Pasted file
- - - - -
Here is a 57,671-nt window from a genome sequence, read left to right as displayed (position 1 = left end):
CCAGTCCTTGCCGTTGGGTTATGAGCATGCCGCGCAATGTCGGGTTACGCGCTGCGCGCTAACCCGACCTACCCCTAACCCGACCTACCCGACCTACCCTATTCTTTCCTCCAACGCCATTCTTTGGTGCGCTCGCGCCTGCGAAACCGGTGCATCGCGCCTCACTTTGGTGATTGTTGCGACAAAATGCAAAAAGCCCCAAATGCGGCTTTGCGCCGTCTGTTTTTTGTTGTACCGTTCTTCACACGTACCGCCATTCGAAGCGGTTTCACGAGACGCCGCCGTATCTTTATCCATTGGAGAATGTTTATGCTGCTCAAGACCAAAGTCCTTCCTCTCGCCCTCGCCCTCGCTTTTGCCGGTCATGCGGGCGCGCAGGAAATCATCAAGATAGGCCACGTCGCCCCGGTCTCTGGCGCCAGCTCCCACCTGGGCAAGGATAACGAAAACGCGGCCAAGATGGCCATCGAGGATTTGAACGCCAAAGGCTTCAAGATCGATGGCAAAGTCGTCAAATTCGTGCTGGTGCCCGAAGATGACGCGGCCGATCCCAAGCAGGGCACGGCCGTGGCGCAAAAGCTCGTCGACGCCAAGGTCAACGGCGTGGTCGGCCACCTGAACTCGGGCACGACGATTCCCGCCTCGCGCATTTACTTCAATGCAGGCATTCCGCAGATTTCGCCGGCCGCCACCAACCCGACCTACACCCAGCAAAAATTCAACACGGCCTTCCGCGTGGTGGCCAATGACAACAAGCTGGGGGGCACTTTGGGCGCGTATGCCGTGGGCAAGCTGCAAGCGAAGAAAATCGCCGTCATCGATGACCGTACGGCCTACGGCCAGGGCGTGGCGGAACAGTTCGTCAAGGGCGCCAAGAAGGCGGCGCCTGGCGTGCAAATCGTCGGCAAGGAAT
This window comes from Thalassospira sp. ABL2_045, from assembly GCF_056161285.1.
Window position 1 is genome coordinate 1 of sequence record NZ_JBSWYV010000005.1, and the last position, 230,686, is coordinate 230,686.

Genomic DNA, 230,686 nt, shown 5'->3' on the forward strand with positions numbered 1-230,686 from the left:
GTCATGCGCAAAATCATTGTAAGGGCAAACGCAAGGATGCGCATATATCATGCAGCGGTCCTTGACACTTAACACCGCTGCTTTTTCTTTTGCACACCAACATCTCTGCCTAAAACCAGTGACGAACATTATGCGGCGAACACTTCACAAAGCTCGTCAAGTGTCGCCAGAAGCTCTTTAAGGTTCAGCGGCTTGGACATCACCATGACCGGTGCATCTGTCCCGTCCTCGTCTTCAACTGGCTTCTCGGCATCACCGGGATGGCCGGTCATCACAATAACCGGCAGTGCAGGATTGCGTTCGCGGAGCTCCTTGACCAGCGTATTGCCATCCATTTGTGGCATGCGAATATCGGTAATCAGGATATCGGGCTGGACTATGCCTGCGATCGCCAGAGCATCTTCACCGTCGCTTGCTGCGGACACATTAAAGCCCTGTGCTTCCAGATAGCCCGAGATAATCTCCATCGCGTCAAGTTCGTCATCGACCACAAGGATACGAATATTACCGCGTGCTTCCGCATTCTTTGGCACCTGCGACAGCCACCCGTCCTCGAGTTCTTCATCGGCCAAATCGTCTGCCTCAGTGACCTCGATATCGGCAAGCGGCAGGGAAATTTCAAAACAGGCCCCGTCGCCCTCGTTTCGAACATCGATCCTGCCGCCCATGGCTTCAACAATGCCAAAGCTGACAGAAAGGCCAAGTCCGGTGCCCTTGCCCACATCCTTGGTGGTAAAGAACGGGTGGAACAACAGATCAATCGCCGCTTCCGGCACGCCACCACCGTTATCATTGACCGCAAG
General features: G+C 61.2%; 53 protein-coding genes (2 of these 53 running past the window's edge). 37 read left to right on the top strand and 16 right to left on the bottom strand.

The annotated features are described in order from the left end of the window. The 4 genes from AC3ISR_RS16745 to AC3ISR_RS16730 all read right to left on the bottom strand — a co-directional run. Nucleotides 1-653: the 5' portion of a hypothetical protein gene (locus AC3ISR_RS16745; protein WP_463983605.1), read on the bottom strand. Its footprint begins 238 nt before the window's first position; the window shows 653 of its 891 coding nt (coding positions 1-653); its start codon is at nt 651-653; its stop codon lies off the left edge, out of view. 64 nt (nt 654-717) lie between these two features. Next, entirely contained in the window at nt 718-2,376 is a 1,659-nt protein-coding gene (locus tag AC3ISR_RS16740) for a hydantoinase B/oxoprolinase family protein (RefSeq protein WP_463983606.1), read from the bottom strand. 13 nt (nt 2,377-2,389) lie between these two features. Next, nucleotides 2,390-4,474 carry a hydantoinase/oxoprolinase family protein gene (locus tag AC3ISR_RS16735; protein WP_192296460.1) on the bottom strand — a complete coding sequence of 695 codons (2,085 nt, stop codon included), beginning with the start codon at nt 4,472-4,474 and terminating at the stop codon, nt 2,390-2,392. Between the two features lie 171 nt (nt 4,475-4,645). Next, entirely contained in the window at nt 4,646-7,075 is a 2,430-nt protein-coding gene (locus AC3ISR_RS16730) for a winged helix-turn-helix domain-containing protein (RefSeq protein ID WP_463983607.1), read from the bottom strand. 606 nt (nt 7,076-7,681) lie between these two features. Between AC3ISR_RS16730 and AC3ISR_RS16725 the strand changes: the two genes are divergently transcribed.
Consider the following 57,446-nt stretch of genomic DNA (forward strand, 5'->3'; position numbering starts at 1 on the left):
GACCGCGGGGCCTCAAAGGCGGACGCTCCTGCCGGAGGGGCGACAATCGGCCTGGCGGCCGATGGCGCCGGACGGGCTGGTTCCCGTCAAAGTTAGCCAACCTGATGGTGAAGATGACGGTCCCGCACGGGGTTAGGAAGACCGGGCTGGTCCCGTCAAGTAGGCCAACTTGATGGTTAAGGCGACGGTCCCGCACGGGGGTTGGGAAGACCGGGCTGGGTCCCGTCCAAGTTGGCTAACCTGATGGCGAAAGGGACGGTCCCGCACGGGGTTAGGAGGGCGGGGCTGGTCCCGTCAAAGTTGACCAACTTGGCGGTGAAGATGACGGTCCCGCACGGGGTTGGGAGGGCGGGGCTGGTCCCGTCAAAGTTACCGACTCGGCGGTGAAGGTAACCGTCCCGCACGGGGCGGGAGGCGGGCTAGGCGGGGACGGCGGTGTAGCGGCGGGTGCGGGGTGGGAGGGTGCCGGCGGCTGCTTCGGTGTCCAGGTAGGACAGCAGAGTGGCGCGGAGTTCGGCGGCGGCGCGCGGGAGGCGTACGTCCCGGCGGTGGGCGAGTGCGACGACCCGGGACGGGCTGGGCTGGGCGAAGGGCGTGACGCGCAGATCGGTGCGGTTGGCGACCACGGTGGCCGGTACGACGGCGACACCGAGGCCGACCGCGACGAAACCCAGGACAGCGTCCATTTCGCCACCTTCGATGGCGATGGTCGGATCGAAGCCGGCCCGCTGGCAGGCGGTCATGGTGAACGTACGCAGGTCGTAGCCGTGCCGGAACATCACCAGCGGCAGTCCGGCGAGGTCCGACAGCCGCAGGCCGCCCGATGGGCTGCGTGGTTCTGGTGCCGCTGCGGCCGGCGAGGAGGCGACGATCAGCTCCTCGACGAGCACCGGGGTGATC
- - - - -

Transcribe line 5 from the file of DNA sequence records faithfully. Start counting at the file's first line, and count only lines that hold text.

Genomic DNA, 230,686 nt, shown 5'->3' on the forward strand with positions numbered 1-230,686 from the left: